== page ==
On Semantics in HTML

Published on October 26, 2011 (↻ February 5, 2024), filed under (RSS feed for all categories).

This and many other posts are also available as a pretty, well-behaved ebook: On Web Development.

As web developers we like to talk about “semantic markup,” a somehow inaccurate short form for “markup that is meaningful and used how it’s supposed to be used.” We also like discussions around what markup is appropriate when, and to ramble on markup that is “meaningless.” In many cases markup decisions and discussions don’t stop at HTML elements but also cover ID and class names.

Now when we’re talking about “semantic markup,” where is all that meaning actually coming from?

In essence, semantics in HTML is all about who and how many agree on the meaning, both of elements and ID and class names.

More thoughts.

  1. In general you can say that initially, HTML and especially XML elements have no meaning.

  2. In a way, however, we assign standards bodies like the W3C the authority (or accept their mandate) to tell us what HTML elements mean and what their purpose is. That is, only through these bodies’ directive do we agree on p elements representing paragraphs, ul and ol elements representing lists, and also div elements carrying little semantic weight.

    It would well be possible to both not assign these elements any meaning (that’s what authors involuntarily did with using tables for layout), or to assign them a different meaning (why would p not be great for parentheses?).

  3. Similarly, we accept certain communities’ interpretation of what markup may mean. Think microformats. Their markup constructs don’t have any meaning, either, per se, but with a lot of people agreeing on their purpose they do become meaningful.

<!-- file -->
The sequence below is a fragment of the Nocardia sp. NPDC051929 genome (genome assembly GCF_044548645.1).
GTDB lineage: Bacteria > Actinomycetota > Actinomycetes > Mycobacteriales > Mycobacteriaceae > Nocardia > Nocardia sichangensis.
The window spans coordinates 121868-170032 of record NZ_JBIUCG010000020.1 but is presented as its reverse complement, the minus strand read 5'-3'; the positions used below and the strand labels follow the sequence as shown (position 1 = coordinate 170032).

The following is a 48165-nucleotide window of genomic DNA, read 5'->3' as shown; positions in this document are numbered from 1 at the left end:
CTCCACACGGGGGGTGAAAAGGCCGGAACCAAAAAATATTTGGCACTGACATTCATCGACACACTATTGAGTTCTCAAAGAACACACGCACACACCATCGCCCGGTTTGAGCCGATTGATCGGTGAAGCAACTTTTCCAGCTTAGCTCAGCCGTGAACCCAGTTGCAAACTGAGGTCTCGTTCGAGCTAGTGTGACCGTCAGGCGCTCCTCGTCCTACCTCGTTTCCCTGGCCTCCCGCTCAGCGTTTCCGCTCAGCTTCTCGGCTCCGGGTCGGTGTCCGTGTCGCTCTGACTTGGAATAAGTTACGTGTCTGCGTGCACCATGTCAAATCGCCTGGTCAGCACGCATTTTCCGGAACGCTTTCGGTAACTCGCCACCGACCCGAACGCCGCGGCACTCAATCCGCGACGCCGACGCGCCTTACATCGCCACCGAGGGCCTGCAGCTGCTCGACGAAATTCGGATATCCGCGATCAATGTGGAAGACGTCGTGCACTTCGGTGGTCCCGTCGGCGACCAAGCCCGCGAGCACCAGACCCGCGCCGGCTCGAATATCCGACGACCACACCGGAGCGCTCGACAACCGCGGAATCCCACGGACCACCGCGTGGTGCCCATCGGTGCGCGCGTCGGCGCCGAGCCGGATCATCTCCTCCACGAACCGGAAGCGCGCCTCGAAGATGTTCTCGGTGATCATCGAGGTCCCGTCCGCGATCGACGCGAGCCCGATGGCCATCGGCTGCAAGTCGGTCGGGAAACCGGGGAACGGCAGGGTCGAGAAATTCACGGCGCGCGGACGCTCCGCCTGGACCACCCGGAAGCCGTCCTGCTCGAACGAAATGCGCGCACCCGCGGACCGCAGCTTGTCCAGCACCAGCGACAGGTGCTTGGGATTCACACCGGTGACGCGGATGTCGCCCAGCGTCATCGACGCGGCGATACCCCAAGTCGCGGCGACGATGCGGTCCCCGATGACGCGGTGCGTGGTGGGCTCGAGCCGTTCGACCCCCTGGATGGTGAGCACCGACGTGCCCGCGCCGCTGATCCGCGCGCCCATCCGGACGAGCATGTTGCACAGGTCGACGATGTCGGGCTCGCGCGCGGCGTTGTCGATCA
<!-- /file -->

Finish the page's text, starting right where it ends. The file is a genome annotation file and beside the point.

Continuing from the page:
4. Next in line is common sense. A class like “error” or an ID “author” has meaning because it defines a purpose that can be understood and also agreed on. With these names also being advisable for maintainability reasons we now know why functional ID and class names are most useful.

  5. Then the terrain gets a bit more rough with generic names like “aux” or “alt[ernative]”. Here we’re leaving the semantics trail as generic names are harder to grasp, yet their purpose is less to add meaning but to avoid pseudo-meaning and serve as helper constructs.

  6. Last are obfuscated, random, or presentational names. They are meaningless and should be avoided. Presentational names especially as they impose the biggest threat to maintainability.

As this list goes from “most meaning” to “least meaning,” you can see why blockquote can rather be accepted to mean a quote than “vcard” for an hCard container than “login” for a sign-in field than “aux” for a helper class than “red” for I don’t know. It also shows why you don’t need to have a class “list-item” on an li element as it is already defined as a list item on a higher, namely the spec level.

As I love disclaimers, this may not be all there is to say about the topic but it was good enough for a write-down-everything-that-comes-to-mind-on-semantics-now post.

Update (August 5, 2014)